Meet new people
Students studying Japanese often ask me how to introduce myself to Japanese people. This interaction is usually very formal and is filled with several bows. The following is a typical Japanese conversation / introduction between two people who meet for the first time.
Person 1: こんにちは。はじめまして。
Konnichi wa. Hajimemashite. Hello. Nice to meet you.
Person 2: はじめまして。おげんきですか。
Hajimemashite. O-genki desu ka? Nice to meet you.
How are you?
Person 1: はい、げんきです。
Hai, genki desu. I am fine.
Person 1: わたしは______ともうします。あなたのおなまえは？
Watashi wa ______ to moushimasu. Anata no o-namae wa? My name is ______.
What is your name?
Person 2: わたしは______といいます。よろしくおねがいします。
Watashi wa ______ to iimasu. Yoroshiku o-negai shimasu. My name is ______.
Pleased to make your
Person 1: よろしくおねがいします。
Yoroshiku o-negai shimasu. Pleased to make your
Description: “Nice to meet you” literally means “beginning”, but it is equivalent to “nice to meet you” in English. Only used when meeting someone for the first time. As you learned in Lesson 9, “genki” means “energetic.” “How are you?” Literally asks “How are you?” This is the most common way to ask “How are you?” in Japanese. Others answer, “Yes, I’m fine.” “Moose” is a super polite form of the verb “Iu”. Both people literally say, “I’m being / called _____.” “Name” means “name”. An “o” is prepended (and throughout this exchange) to pay homage. This is not done when talking about yourself. “OK” means “good / good”, and “wish” is a wish or wish. “Thank you” literally means “Thank you.” It’s basically like saying “Please take care of me”. It can also be used in other situations, such as when making a request.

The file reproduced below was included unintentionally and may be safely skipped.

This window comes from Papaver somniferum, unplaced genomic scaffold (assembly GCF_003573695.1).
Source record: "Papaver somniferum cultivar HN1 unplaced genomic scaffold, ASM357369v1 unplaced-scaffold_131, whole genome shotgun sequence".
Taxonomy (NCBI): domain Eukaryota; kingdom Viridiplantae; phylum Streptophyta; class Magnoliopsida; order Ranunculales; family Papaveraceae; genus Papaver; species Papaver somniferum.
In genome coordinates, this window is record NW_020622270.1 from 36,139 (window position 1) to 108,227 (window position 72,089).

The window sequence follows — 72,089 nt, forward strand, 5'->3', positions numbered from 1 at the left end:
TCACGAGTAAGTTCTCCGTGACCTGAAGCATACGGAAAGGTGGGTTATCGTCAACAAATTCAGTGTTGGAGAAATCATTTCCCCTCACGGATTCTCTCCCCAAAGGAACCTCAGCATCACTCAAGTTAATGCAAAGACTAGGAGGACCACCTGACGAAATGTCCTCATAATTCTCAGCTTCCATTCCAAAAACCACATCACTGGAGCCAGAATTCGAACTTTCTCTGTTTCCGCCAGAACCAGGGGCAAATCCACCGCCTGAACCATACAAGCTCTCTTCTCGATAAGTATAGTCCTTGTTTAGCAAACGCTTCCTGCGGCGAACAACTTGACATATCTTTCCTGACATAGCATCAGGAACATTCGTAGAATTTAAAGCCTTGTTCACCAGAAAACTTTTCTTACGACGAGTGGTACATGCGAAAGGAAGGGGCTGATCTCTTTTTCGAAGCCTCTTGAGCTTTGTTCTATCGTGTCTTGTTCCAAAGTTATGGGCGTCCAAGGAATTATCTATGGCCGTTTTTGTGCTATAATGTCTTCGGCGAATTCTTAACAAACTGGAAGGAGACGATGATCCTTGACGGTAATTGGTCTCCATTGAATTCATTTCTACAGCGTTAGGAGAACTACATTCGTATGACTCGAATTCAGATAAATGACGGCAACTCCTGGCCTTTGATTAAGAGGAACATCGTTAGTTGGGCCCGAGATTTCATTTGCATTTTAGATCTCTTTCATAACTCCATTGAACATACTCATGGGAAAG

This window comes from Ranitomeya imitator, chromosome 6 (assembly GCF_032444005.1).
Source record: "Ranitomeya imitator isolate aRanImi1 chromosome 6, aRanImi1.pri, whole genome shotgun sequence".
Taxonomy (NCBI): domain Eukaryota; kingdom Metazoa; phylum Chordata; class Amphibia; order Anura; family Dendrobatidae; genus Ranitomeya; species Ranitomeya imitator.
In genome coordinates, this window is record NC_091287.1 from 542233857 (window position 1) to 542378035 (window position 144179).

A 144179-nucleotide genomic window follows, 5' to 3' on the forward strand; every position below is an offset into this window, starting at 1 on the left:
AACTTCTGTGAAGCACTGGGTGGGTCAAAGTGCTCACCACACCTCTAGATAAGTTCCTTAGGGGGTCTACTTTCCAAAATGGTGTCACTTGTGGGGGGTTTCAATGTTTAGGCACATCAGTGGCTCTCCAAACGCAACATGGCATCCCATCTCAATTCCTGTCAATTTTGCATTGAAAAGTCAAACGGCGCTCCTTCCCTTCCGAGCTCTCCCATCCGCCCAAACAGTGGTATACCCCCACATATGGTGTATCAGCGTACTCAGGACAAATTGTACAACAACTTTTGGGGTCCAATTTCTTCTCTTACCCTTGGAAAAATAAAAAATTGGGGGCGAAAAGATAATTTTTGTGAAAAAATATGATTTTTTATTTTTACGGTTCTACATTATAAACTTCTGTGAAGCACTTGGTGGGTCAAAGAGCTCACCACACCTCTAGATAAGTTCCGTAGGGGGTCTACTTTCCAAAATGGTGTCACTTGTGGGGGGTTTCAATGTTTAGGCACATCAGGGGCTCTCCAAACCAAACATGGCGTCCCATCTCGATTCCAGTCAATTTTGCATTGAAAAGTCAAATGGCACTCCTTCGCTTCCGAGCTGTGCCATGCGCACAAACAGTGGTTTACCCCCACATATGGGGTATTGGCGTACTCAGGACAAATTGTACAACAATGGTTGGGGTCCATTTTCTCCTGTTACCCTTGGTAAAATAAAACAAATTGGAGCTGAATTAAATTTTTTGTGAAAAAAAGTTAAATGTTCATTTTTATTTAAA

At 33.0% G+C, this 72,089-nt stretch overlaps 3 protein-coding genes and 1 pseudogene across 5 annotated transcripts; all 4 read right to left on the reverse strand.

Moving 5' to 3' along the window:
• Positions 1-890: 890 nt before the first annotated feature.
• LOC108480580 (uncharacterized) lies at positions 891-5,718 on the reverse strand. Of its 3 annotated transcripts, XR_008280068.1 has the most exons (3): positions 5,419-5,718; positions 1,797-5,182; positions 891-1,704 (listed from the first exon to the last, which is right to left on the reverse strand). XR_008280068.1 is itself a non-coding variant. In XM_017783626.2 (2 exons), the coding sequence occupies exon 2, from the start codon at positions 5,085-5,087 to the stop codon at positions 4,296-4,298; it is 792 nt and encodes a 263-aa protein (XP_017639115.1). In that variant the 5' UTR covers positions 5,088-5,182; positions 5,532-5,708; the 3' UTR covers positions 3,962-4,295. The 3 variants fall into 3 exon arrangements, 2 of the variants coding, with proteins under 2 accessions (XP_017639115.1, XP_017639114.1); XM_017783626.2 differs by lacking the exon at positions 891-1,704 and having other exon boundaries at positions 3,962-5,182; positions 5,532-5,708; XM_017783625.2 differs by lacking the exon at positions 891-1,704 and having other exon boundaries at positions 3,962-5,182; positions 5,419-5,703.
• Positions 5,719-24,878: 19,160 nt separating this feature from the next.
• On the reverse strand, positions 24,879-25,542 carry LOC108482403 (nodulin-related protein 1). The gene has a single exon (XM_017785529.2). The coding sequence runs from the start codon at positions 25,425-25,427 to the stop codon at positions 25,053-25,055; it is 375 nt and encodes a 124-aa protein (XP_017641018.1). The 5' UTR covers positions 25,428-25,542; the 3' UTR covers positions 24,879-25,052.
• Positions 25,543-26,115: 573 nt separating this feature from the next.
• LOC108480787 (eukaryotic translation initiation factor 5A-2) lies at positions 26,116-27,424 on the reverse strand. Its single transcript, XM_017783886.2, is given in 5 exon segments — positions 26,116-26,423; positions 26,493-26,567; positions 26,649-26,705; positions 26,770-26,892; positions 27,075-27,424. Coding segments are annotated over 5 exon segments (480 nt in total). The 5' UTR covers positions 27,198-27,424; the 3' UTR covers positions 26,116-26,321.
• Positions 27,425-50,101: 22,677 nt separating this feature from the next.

Other common Japanese phrases
People often ask me “I love you” in Japanese. This is “Anatao Aishitamusu”, but Japanese usually use the word love (love-ai-ai) when talking about feelings towards someone else (boyfriend, girlfriend, even spouse). Please note that it does not. Children, parents, etc.). They usually say “I like you” or “I like you”. “Suki” means “like” in Japanese, and “daisuki” means “favorite”. This may seem strange, but this is what they say “I love you.”
たんじょうびおめでとうございます tanjoubi omedetou gozaimasu Happy Birthday!
あけましておめでとうございます akemashite omedetou gozaimasu Happy New Year!
おめでとうございます omedetou gozaimasu Congratulations!
おやすみなさい oyasuminasai Good night.
(used when someone is going to bed)
ごめんなさい gomennasai I’m sorry.
すみません sumimasen Excuse me.
トイレはどこですか toire wa doko desu ka Where is the bathroom?
おなかがすいています onaka ga suite imasu I am hungry.
Your tutor. Your time. Your location.